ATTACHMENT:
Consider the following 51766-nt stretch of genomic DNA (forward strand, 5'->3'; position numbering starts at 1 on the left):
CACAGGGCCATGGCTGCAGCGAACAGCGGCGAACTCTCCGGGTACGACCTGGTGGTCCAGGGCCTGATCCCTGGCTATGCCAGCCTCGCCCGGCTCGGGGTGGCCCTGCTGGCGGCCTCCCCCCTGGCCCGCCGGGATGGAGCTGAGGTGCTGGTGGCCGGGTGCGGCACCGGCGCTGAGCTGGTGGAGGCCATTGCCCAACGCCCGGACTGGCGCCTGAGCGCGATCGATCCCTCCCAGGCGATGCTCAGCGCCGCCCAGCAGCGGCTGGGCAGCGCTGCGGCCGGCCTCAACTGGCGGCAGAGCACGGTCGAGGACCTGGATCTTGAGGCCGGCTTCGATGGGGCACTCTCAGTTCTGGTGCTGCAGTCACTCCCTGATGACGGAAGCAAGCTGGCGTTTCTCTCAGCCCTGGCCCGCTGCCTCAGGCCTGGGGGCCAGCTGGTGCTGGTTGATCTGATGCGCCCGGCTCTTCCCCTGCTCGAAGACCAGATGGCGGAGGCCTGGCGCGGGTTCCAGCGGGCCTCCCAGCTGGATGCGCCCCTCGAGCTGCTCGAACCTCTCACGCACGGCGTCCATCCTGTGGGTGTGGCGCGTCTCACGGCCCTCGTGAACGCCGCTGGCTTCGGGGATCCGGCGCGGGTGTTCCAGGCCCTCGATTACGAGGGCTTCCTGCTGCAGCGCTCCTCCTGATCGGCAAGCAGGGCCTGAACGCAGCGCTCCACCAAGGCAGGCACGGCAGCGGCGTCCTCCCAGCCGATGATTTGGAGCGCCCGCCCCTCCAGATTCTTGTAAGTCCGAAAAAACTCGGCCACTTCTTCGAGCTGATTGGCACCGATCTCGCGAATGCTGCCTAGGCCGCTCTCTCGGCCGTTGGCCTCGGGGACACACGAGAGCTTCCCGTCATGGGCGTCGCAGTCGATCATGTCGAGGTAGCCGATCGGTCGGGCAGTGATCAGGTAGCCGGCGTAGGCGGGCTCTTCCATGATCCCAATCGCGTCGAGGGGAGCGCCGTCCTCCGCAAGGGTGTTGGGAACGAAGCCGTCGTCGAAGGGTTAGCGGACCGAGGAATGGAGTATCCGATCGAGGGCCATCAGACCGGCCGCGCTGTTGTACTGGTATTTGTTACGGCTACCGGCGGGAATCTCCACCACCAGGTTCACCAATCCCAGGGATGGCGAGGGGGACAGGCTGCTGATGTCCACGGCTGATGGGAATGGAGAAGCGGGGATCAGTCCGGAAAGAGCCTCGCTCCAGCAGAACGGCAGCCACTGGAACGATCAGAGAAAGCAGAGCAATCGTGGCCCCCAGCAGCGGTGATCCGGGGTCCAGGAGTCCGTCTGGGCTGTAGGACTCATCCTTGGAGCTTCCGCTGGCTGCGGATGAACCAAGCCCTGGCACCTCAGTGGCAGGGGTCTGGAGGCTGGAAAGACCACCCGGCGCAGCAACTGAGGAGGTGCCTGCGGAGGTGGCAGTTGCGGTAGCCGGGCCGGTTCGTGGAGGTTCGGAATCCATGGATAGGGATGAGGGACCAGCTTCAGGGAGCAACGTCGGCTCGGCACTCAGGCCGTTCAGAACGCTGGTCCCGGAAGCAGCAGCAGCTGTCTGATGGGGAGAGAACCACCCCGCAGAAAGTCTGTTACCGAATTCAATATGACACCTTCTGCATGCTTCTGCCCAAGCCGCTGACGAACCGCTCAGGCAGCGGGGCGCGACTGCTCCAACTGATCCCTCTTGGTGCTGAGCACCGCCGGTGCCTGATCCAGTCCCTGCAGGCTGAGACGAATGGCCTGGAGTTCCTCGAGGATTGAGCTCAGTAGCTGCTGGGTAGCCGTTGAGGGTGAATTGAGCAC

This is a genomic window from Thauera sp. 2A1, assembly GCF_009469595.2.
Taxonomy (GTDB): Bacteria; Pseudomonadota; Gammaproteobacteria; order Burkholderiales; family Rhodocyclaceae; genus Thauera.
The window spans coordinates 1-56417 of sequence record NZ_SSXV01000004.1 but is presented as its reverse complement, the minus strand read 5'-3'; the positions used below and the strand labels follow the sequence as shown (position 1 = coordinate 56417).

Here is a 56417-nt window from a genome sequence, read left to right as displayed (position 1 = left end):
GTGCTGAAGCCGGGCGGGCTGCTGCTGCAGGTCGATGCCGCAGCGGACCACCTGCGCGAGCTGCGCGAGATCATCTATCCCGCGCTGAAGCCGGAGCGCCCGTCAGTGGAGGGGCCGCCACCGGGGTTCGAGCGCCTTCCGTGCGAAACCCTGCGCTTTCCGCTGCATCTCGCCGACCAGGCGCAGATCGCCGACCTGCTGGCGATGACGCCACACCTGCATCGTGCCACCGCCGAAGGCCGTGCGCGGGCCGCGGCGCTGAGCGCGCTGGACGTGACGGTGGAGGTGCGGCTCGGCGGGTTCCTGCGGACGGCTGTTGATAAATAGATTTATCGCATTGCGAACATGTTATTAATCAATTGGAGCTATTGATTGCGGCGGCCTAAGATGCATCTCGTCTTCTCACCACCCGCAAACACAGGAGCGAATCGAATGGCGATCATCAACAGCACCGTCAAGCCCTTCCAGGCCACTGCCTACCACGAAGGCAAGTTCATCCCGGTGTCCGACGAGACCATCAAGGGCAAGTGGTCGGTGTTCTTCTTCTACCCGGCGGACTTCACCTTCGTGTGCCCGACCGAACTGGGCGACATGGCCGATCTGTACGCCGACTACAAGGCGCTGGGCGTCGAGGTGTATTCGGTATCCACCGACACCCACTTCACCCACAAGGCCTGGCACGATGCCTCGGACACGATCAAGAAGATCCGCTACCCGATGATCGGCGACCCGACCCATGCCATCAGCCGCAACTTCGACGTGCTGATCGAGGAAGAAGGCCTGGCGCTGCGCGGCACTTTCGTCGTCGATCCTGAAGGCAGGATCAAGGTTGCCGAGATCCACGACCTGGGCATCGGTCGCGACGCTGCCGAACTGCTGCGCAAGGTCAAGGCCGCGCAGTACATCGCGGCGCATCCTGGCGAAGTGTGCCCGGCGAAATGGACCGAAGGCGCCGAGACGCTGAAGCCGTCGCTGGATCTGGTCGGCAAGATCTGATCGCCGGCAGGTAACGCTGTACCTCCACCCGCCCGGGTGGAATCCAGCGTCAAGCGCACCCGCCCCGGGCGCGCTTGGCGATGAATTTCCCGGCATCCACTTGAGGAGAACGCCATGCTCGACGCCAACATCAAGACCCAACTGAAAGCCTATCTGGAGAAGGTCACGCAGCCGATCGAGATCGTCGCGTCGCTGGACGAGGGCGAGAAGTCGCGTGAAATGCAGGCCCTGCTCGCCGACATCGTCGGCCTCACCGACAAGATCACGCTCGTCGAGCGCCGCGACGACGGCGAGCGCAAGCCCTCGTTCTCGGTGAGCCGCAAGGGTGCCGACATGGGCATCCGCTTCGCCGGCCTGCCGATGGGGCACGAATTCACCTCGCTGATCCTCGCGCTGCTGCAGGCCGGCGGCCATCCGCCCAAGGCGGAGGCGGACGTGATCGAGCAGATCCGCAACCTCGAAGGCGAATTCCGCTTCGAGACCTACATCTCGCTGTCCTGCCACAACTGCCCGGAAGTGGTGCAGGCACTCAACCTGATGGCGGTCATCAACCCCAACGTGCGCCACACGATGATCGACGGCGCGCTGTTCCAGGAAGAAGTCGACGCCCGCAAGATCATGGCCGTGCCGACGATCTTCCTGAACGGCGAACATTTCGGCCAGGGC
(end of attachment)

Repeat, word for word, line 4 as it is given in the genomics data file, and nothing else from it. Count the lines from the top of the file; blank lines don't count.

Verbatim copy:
Taxonomy (GTDB): Bacteria; Pseudomonadota; Gammaproteobacteria; order Burkholderiales; family Rhodocyclaceae; genus Thauera.